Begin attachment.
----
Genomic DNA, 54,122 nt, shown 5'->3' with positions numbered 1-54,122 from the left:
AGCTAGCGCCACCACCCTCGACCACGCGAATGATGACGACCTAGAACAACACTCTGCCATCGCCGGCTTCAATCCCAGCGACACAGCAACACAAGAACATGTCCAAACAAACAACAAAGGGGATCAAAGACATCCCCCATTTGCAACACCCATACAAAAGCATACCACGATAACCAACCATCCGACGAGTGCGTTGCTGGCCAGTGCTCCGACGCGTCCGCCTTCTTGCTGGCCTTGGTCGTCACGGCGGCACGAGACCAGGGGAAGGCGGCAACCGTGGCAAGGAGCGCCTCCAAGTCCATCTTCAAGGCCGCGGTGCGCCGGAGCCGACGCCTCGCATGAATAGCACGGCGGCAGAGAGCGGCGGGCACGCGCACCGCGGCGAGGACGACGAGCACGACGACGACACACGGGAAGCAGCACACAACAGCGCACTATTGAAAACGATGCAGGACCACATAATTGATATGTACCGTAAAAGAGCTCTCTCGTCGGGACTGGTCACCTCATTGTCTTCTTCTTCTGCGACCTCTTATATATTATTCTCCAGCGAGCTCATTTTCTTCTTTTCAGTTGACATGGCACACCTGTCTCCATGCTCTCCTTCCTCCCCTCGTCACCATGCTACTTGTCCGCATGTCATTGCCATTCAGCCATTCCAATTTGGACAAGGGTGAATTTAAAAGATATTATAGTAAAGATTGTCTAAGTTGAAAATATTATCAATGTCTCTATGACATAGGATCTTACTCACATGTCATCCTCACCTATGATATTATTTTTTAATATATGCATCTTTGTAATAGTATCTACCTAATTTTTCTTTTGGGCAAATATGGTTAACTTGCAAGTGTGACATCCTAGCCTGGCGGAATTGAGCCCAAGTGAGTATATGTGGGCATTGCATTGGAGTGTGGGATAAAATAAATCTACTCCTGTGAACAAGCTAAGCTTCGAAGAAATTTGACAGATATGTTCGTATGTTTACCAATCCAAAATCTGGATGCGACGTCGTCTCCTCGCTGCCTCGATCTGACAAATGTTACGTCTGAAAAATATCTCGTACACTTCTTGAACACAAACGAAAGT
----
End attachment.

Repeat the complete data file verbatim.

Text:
Genomic DNA, 54,122 nt, shown 5'->3' with positions numbered 1-54,122 from the left:
AGCTAGCGCCACCACCCTCGACCACGCGAATGATGACGACCTAGAACAACACTCTGCCATCGCCGGCTTCAATCCCAGCGACACAGCAACACAAGAACATGTCCAAACAAACAACAAAGGGGATCAAAGACATCCCCCATTTGCAACACCCATACAAAAGCATACCACGATAACCAACCATCCGACGAGTGCGTTGCTGGCCAGTGCTCCGACGCGTCCGCCTTCTTGCTGGCCTTGGTCGTCACGGCGGCACGAGACCAGGGGAAGGCGGCAACCGTGGCAAGGAGCGCCTCCAAGTCCATCTTCAAGGCCGCGGTGCGCCGGAGCCGACGCCTCGCATGAATAGCACGGCGGCAGAGAGCGGCGGGCACGCGCACCGCGGCGAGGACGACGAGCACGACGACGACACACGGGAAGCAGCACACAACAGCGCACTATTGAAAACGATGCAGGACCACATAATTGATATGTACCGTAAAAGAGCTCTCTCGTCGGGACTGGTCACCTCATTGTCTTCTTCTTCTGCGACCTCTTATATATTATTCTCCAGCGAGCTCATTTTCTTCTTTTCAGTTGACATGGCACACCTGTCTCCATGCTCTCCTTCCTCCCCTCGTCACCATGCTACTTGTCCGCATGTCATTGCCATTCAGCCATTCCAATTTGGACAAGGGTGAATTTAAAAGATATTATAGTAAAGATTGTCTAAGTTGAAAATATTATCAATGTCTCTATGACATAGGATCTTACTCACATGTCATCCTCACCTATGATATTATTTTTTAATATATGCATCTTTGTAATAGTATCTACCTAATTTTTCTTTTGGGCAAATATGGTTAACTTGCAAGTGTGACATCCTAGCCTGGCGGAATTGAGCCCAAGTGAGTATATGTGGGCATTGCATTGGAGTGTGGGATAAAATAAATCTACTCCTGTGAACAAGCTAAGCTTCGAAGAAATTTGACAGATATGTTCGTATGTTTACCAATCCAAAATCTGGATGCGACGTCGTCTCCTCGCTGCCTCGATCTGACAAATGTTACGTCTGAAAAATATCTCGTACACTTCTTGAACACAAACGAAAGT